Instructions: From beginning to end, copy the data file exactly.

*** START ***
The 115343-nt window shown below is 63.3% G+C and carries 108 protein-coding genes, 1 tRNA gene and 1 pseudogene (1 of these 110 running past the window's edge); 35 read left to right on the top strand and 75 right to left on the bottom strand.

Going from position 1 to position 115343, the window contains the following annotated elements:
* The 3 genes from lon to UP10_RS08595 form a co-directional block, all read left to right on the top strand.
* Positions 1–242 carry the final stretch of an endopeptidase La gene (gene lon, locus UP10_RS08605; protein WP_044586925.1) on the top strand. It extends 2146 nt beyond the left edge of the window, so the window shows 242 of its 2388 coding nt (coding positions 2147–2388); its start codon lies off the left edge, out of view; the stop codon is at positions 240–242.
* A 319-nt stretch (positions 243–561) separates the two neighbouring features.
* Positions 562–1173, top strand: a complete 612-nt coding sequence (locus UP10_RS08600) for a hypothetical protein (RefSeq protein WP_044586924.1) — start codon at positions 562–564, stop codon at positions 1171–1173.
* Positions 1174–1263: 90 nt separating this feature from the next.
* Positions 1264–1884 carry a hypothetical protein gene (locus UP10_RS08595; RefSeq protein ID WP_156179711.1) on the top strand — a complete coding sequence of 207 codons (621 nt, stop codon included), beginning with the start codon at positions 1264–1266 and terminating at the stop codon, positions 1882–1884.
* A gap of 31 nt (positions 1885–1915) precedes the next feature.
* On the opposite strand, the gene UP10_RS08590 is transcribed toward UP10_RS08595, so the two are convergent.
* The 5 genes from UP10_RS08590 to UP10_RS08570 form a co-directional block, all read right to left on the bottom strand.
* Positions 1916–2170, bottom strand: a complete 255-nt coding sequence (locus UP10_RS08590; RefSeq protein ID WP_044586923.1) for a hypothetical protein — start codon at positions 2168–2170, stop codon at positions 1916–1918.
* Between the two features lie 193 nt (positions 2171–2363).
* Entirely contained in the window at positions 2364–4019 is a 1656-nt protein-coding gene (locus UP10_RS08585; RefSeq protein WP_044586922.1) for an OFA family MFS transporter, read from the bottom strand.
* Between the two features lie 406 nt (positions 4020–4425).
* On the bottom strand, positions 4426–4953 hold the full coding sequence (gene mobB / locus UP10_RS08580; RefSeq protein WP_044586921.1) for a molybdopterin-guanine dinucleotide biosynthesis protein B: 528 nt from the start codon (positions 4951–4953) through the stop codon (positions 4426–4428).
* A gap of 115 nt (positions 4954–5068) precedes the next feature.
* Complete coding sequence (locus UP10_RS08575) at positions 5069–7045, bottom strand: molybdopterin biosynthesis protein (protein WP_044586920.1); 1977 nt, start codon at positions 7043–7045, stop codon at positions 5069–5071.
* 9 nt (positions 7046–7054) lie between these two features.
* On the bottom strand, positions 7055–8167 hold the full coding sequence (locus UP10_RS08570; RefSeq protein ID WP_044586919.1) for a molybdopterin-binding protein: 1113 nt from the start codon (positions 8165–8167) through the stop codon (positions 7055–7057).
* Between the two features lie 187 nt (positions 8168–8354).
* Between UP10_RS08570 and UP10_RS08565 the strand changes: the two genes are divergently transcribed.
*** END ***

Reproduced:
The 115343-nt window shown below is 63.3% G+C and carries 108 protein-coding genes, 1 tRNA gene and 1 pseudogene (1 of these 110 running past the window's edge); 35 read left to right on the top strand and 75 right to left on the bottom strand.

Going from position 1 to position 115343, the window contains the following annotated elements:
* The 3 genes from lon to UP10_RS08595 form a co-directional block, all read left to right on the top strand.
* Positions 1–242 carry the final stretch of an endopeptidase La gene (gene lon, locus UP10_RS08605; protein WP_044586925.1) on the top strand. It extends 2146 nt beyond the left edge of the window, so the window shows 242 of its 2388 coding nt (coding positions 2147–2388); its start codon lies off the left edge, out of view; the stop codon is at positions 240–242.
* A 319-nt stretch (positions 243–561) separates the two neighbouring features.
* Positions 562–1173, top strand: a complete 612-nt coding sequence (locus UP10_RS08600) for a hypothetical protein (RefSeq protein WP_044586924.1) — start codon at positions 562–564, stop codon at positions 1171–1173.
* Positions 1174–1263: 90 nt separating this feature from the next.
* Positions 1264–1884 carry a hypothetical protein gene (locus UP10_RS08595; RefSeq protein ID WP_156179711.1) on the top strand — a complete coding sequence of 207 codons (621 nt, stop codon included), beginning with the start codon at positions 1264–1266 and terminating at the stop codon, positions 1882–1884.
* A gap of 31 nt (positions 1885–1915) precedes the next feature.
* On the opposite strand, the gene UP10_RS08590 is transcribed toward UP10_RS08595, so the two are convergent.
* The 5 genes from UP10_RS08590 to UP10_RS08570 form a co-directional block, all read right to left on the bottom strand.
* Positions 1916–2170, bottom strand: a complete 255-nt coding sequence (locus UP10_RS08590; RefSeq protein ID WP_044586923.1) for a hypothetical protein — start codon at positions 2168–2170, stop codon at positions 1916–1918.
* Between the two features lie 193 nt (positions 2171–2363).
* Entirely contained in the window at positions 2364–4019 is a 1656-nt protein-coding gene (locus UP10_RS08585; RefSeq protein WP_044586922.1) for an OFA family MFS transporter, read from the bottom strand.
* Between the two features lie 406 nt (positions 4020–4425).
* On the bottom strand, positions 4426–4953 hold the full coding sequence (gene mobB / locus UP10_RS08580; RefSeq protein WP_044586921.1) for a molybdopterin-guanine dinucleotide biosynthesis protein B: 528 nt from the start codon (positions 4951–4953) through the stop codon (positions 4426–4428).
* A gap of 115 nt (positions 4954–5068) precedes the next feature.
* Complete coding sequence (locus UP10_RS08575) at positions 5069–7045, bottom strand: molybdopterin biosynthesis protein (protein WP_044586920.1); 1977 nt, start codon at positions 7043–7045, stop codon at positions 5069–5071.
* 9 nt (positions 7046–7054) lie between these two features.
* On the bottom strand, positions 7055–8167 hold the full coding sequence (locus UP10_RS08570; RefSeq protein ID WP_044586919.1) for a molybdopterin-binding protein: 1113 nt from the start codon (positions 8165–8167) through the stop codon (positions 7055–7057).
* Between the two features lie 187 nt (positions 8168–8354).
* Between UP10_RS08570 and UP10_RS08565 the strand changes: the two genes are divergently transcribed.